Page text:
Wireless Sensor Networks (WSNs) are gradually adopted in the industrial world due to their advantages over wired networks. In addition to saving cabling costs, WSNs widen the realm of environments feasible for monitoring. They thus add sensing and acting capabilities to objects in the physical world and allow for communication among these objects or with services in the future Internet. However, the acceptance of WSNs by the industrial automation community is impeded by open issues, such as security guarantees and provision of Quality of Service (QoS). To examine both of these perspectives, we select and survey relevant WSN technologies dedicated to industrial automation. We determine QoS requirements and carry out a threat analysis, which act as basis of our evaluation of the current state-of-the-art. According to the results of this evaluation, we identify and discuss open research issues. Full article
(This article belongs to the Special Issue Security for Next Generation Wireless and Decentralized Systems)
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Open AccessCommunication Selective Redundancy Removal: A Framework for Data Hiding
Future Internet 2010, 2(1), 30-40; doi:10.3390/fi2010030
Received: 30 November 2009 / Revised: 4 February 2010 / Accepted: 10 February 2010 / Published: 15 February 2010
Cited by 1 | PDF Full-text (85 KB) | HTML Full-text | XML Full-text
Abstract
Data hiding techniques have so far concentrated on adding or modifying irrelevant information in order to hide a message. However, files in widespread use, such as HTML documents, usually exhibit high redundancy levels, caused by code-generation programs. Such redundancy may be removed [...] Read more.
Data hiding techniques have so far concentrated on adding or modifying irrelevant information in order to hide a message. However, files in widespread use, such as HTML documents, usually exhibit high redundancy levels, caused by code-generation programs. Such redundancy may be removed by means of optimization software. Redundancy removal, if applied selectively, enables information hiding. This work introduces Selective Redundancy Removal (SRR) as a framework for hiding data. An example application of the framework is given in terms of hiding information in HTML documents. Non-uniformity across documents may raise alarms. Nevertheless, selective application of optimization techniques might be due to the legitimate use of optimization software not supporting all the optimization methods, or configured to not use all of them. Full article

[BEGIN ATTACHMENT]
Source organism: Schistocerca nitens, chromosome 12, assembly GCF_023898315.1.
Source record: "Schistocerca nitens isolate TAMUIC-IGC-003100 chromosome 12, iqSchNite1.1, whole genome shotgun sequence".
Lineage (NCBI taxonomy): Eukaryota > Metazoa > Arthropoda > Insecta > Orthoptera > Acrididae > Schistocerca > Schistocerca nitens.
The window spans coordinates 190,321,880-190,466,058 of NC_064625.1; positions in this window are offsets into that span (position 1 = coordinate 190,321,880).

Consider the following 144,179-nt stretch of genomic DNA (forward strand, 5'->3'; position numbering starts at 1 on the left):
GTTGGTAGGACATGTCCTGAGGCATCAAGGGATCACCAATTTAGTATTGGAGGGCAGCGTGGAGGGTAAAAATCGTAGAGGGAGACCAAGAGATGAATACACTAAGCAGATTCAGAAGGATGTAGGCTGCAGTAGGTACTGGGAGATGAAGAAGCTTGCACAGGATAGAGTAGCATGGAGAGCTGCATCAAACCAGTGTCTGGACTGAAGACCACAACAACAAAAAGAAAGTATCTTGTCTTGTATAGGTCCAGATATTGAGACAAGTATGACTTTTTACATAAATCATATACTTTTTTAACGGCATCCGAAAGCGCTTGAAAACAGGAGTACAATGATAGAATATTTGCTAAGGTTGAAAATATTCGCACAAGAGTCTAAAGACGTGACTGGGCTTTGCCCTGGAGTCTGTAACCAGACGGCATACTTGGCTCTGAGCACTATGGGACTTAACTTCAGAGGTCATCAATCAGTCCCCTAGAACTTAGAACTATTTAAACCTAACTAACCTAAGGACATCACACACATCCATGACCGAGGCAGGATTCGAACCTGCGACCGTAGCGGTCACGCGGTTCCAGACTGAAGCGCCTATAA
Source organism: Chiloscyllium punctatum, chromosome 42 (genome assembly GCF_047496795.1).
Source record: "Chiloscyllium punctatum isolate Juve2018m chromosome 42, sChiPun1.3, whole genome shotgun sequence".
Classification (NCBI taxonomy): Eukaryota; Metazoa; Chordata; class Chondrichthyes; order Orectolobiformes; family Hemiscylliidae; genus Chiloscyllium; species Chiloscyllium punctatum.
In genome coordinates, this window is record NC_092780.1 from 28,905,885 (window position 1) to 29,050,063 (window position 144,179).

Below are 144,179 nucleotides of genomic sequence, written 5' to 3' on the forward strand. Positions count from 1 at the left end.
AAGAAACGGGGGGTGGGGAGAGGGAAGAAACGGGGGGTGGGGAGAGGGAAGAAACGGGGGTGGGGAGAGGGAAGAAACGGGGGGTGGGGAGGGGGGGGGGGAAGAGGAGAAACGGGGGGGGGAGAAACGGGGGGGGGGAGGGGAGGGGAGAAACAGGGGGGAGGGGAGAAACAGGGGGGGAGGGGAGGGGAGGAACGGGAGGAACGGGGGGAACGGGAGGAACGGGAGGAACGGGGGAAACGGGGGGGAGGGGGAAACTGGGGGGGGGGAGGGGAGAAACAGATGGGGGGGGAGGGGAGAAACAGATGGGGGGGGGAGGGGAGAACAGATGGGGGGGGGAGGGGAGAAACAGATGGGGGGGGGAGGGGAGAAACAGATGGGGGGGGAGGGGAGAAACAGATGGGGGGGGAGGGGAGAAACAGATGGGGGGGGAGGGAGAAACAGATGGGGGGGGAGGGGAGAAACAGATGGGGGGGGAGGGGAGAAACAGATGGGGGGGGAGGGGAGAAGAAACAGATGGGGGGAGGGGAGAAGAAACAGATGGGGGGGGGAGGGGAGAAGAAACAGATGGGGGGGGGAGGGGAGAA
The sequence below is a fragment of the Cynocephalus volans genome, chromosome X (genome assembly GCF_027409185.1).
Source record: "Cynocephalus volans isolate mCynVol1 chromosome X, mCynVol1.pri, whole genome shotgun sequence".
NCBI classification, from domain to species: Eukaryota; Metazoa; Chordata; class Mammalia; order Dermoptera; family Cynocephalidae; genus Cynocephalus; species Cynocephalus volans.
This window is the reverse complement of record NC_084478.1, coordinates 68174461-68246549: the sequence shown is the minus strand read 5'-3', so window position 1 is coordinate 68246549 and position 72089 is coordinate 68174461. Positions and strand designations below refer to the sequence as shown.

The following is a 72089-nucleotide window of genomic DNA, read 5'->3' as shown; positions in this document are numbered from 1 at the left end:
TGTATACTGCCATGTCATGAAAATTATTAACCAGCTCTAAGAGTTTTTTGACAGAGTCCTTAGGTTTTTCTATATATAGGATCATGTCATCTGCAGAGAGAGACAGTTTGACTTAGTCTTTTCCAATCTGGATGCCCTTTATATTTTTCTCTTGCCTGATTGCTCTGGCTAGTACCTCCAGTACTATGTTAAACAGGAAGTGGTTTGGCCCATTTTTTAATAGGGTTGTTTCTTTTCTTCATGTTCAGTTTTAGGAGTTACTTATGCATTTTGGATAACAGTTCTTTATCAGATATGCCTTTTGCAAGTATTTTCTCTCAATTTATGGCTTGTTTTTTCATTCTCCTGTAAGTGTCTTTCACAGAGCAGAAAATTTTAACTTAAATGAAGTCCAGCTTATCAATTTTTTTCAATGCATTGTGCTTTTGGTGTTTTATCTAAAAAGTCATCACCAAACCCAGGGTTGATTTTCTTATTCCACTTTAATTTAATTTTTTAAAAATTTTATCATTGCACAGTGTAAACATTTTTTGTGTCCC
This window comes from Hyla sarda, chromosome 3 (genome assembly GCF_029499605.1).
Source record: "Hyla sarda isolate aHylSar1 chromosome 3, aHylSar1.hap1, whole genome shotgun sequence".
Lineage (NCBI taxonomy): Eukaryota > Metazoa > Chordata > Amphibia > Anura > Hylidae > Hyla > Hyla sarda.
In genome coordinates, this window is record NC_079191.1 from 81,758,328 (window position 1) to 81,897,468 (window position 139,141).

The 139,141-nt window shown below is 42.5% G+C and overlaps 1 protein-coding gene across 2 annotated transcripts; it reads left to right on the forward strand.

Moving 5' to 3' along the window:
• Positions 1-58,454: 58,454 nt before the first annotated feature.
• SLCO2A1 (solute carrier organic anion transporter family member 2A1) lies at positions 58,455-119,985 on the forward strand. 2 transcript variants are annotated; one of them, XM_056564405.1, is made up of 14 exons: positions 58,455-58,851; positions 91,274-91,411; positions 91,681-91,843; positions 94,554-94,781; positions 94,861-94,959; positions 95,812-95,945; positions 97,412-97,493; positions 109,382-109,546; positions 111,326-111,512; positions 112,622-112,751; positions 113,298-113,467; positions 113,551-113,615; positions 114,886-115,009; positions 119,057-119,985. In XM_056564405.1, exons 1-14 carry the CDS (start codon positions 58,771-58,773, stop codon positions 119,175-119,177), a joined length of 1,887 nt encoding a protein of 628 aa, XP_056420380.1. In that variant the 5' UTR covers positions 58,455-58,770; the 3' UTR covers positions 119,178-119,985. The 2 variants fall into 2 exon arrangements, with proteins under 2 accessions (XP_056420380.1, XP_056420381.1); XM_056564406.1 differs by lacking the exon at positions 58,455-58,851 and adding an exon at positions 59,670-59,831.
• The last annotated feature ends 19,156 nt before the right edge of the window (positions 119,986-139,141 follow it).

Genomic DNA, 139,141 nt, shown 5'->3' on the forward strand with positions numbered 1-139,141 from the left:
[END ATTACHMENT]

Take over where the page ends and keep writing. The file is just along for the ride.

(This article belongs to the Special Issue Security for Next Generation Wireless and Decentralized Systems)
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Review

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Open AccessReview Misbehavior Scenarios in Cognitive Radio Networks
Future Internet 2010, 2(3), 212-237; doi:10.3390/fi2030212
Received: 21 June 2010 / Revised: 20 July 2010 / Accepted: 23 July 2010 / Published: 29 July 2010
Cited by 2 | PDF Full-text (285 KB) | HTML Full-text | XML Full-text
Abstract
Recent advances in the fields of Cognitive Radio and the proliferation of open spectrum access promise that spectrum-agile wireless communication will be widespread in the near future, and will bring significant flexibility and potential utility improvements for end users. With spectrum efficiency [...] Read more.
Recent advances in the fields of Cognitive Radio and the proliferation of open spectrum access promise that spectrum-agile wireless communication will be widespread in the near future, and will bring significant flexibility and potential utility improvements for end users. With spectrum efficiency being a key objective, most relevant research focuses on smart coexistence mechanisms. However, wireless nodes may behave selfishly and should be considered as rational autonomous entities. Selfishness, pure malice or even faulty equipment can lead to behavior that does not conform to sharing protocols and etiquette. Thus, there is a need to secure spectrum sharing mechanisms against attacks in the various phases of the sharing process. Identifying these attacks and possible countermeasures is the focus of this work. Full article
(This article belongs to the Special Issue Security for Next Generation Wireless and Decentralized Systems)